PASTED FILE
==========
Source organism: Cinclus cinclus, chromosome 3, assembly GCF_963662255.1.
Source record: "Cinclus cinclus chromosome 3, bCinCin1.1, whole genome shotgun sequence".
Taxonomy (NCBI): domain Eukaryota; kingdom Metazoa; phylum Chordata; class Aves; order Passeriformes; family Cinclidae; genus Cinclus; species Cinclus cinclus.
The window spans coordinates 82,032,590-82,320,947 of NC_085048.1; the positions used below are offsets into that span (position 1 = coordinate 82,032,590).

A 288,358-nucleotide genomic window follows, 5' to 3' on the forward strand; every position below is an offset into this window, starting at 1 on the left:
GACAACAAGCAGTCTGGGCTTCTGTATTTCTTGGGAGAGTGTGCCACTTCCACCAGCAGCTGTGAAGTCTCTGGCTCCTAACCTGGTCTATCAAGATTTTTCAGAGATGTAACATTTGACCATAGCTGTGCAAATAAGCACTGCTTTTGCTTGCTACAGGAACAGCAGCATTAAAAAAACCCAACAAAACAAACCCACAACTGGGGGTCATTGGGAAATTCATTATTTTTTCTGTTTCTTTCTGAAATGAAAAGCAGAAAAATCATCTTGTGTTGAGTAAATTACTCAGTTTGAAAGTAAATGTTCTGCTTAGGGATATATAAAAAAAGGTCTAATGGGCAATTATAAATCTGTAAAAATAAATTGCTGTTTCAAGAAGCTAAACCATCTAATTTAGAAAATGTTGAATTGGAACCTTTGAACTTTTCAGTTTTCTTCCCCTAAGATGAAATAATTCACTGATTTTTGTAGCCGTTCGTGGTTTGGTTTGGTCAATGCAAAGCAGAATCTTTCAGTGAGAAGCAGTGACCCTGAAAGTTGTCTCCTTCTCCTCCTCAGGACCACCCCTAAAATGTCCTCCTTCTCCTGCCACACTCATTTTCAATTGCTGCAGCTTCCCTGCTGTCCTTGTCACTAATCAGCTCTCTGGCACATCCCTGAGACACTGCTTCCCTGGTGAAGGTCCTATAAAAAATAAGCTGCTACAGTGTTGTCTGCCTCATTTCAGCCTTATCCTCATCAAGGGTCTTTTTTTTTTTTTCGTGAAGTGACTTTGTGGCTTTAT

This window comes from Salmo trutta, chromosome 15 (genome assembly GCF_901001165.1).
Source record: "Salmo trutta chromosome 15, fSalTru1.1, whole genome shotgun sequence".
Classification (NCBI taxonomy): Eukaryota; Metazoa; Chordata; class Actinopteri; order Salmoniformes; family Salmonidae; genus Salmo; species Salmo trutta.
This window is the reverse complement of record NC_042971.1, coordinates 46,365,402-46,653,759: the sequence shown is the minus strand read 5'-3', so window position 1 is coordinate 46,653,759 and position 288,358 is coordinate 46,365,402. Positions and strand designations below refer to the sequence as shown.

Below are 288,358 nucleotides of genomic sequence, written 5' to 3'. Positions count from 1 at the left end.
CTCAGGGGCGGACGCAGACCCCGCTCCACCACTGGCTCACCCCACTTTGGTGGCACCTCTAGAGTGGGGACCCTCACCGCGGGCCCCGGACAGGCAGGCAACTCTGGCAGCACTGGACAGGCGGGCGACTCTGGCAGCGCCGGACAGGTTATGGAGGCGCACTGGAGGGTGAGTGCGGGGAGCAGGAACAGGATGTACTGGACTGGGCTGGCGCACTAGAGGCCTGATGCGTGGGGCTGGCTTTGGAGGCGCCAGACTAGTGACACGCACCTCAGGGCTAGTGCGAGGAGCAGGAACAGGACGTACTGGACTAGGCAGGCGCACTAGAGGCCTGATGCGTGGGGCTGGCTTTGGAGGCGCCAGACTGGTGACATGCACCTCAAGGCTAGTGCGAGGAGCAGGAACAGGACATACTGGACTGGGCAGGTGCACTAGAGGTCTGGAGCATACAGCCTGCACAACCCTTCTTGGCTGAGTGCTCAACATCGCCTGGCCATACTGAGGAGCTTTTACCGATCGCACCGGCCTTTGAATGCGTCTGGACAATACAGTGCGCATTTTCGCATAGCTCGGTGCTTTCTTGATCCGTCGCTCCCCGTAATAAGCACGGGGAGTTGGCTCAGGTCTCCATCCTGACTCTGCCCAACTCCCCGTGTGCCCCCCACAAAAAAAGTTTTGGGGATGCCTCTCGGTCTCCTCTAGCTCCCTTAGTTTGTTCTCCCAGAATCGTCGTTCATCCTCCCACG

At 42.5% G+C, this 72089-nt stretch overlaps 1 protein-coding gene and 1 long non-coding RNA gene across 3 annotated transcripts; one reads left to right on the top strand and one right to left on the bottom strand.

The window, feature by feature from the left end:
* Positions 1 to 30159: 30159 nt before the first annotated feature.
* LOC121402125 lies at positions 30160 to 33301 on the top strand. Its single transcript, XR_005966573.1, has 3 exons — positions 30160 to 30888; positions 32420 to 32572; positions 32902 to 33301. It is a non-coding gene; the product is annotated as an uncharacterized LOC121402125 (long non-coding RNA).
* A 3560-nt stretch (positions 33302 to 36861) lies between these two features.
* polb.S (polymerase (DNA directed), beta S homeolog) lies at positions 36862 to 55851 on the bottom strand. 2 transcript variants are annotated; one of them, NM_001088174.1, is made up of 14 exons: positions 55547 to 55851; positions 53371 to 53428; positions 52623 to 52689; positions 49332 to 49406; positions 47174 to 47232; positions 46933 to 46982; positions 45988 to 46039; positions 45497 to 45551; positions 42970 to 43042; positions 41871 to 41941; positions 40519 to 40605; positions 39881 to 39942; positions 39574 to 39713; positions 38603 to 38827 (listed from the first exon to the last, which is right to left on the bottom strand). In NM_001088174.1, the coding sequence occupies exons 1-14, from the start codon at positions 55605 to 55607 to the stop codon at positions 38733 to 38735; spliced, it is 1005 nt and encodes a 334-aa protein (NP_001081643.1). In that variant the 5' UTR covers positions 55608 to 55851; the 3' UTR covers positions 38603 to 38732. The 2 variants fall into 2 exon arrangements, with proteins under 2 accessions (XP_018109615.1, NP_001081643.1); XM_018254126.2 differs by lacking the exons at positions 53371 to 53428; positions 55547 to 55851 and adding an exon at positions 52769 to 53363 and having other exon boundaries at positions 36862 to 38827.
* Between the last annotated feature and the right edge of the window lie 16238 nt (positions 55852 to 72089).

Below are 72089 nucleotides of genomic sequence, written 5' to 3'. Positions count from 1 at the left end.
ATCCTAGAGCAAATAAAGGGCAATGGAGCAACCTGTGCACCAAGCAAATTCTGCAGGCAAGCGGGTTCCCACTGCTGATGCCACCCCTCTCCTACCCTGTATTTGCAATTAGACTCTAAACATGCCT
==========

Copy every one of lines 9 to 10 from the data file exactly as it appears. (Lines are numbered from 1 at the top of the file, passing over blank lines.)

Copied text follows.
Classification (NCBI taxonomy): Eukaryota; Metazoa; Chordata; class Actinopteri; order Salmoniformes; family Salmonidae; genus Salmo; species Salmo trutta.
This window is the reverse complement of record NC_042971.1, coordinates 46,365,402-46,653,759: the sequence shown is the minus strand read 5'-3', so window position 1 is coordinate 46,653,759 and position 288,358 is coordinate 46,365,402. Positions and strand designations below refer to the sequence as shown.